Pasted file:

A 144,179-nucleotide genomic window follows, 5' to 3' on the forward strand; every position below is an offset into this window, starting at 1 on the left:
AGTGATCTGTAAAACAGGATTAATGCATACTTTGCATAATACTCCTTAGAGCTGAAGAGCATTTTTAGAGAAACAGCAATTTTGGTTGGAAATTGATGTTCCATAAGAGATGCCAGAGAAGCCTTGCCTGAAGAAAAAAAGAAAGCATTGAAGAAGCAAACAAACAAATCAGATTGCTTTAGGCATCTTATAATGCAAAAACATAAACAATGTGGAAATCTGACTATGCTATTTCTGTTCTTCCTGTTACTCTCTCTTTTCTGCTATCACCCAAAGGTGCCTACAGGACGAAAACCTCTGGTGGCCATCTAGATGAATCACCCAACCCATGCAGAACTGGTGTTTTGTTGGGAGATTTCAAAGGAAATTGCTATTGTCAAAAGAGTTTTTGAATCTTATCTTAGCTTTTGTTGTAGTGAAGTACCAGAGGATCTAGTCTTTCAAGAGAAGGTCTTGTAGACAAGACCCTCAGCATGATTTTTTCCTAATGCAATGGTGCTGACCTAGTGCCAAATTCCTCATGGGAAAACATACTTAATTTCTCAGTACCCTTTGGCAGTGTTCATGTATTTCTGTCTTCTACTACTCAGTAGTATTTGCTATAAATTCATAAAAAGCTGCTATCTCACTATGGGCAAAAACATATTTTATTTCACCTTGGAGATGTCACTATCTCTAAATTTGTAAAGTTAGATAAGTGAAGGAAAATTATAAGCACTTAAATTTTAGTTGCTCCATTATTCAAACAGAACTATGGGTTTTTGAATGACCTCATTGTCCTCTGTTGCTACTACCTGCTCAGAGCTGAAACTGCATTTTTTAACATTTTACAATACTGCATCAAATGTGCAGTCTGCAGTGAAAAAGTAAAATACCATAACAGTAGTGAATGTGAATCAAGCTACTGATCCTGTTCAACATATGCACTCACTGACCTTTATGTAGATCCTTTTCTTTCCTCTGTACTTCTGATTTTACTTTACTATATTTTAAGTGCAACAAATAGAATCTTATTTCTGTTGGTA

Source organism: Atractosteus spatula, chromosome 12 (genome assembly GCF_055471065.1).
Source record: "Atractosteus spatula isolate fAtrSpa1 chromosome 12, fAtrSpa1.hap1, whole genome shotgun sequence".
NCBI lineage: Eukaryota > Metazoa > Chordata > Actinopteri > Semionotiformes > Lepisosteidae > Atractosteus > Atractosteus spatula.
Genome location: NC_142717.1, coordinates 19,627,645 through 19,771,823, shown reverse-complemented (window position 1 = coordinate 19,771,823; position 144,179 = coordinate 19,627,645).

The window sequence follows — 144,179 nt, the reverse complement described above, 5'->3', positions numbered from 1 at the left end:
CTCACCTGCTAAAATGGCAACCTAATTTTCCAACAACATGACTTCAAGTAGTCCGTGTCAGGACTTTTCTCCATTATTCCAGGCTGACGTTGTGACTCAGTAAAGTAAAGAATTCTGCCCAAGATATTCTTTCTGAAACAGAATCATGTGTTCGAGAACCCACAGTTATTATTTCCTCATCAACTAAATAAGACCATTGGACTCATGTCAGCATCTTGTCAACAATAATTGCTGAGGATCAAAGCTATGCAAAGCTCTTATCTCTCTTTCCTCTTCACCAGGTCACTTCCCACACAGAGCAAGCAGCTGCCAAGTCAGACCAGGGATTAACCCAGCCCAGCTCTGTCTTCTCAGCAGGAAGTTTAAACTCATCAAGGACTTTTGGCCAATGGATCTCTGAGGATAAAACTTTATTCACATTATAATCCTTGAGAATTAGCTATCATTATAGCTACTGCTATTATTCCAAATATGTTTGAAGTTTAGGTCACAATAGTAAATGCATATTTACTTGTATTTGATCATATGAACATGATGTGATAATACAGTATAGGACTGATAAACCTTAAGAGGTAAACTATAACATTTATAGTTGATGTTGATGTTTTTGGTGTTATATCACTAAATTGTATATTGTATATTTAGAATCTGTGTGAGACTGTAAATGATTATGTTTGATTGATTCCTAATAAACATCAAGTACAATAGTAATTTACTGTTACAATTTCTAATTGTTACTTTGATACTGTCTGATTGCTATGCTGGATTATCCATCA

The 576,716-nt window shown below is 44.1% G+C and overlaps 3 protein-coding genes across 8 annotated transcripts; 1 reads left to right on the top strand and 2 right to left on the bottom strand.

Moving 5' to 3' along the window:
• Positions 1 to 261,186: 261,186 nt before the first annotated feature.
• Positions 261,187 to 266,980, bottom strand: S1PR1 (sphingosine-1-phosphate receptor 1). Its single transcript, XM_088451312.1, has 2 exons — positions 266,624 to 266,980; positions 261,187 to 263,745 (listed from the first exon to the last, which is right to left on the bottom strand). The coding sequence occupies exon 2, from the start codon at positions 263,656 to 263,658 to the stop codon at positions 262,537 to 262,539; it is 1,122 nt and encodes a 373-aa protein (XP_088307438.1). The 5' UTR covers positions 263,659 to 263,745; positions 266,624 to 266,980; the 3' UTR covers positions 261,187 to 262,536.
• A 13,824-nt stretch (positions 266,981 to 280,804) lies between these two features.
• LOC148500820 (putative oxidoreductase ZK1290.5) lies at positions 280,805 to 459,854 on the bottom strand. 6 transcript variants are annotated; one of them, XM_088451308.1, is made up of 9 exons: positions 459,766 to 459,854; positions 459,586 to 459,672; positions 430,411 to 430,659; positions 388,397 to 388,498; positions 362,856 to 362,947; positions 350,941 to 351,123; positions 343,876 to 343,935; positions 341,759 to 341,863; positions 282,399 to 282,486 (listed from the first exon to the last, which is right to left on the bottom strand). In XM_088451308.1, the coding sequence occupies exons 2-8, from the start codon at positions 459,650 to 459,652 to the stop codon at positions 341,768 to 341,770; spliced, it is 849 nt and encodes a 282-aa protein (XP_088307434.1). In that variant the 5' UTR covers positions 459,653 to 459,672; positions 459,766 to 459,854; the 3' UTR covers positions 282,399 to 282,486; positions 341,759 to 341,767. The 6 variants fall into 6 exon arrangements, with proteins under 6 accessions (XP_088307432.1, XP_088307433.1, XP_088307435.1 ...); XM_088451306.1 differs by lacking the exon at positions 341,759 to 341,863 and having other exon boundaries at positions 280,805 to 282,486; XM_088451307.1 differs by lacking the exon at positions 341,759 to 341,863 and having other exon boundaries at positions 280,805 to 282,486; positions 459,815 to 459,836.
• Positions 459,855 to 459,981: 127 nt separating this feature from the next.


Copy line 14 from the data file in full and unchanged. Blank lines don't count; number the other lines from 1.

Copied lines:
• LOC148500820 (putative oxidoreductase ZK1290.5) lies at positions 280,805 to 459,854 on the bottom strand. 6 transcript variants are annotated; one of them, XM_088451308.1, is made up of 9 exons: positions 459,766 to 459,854; positions 459,586 to 459,672; positions 430,411 to 430,659; positions 388,397 to 388,498; positions 362,856 to 362,947; positions 350,941 to 351,123; positions 343,876 to 343,935; positions 341,759 to 341,863; positions 282,399 to 282,486 (listed from the first exon to the last, which is right to left on the bottom strand). In XM_088451308.1, the coding sequence occupies exons 2-8, from the start codon at positions 459,650 to 459,652 to the stop codon at positions 341,768 to 341,770; spliced, it is 849 nt and encodes a 282-aa protein (XP_088307434.1). In that variant the 5' UTR covers positions 459,653 to 459,672; positions 459,766 to 459,854; the 3' UTR covers positions 282,399 to 282,486; positions 341,759 to 341,767. The 6 variants fall into 6 exon arrangements, with proteins under 6 accessions (XP_088307432.1, XP_088307433.1, XP_088307435.1 ...); XM_088451306.1 differs by lacking the exon at positions 341,759 to 341,863 and having other exon boundaries at positions 280,805 to 282,486; XM_088451307.1 differs by lacking the exon at positions 341,759 to 341,863 and having other exon boundaries at positions 280,805 to 282,486; positions 459,815 to 459,836.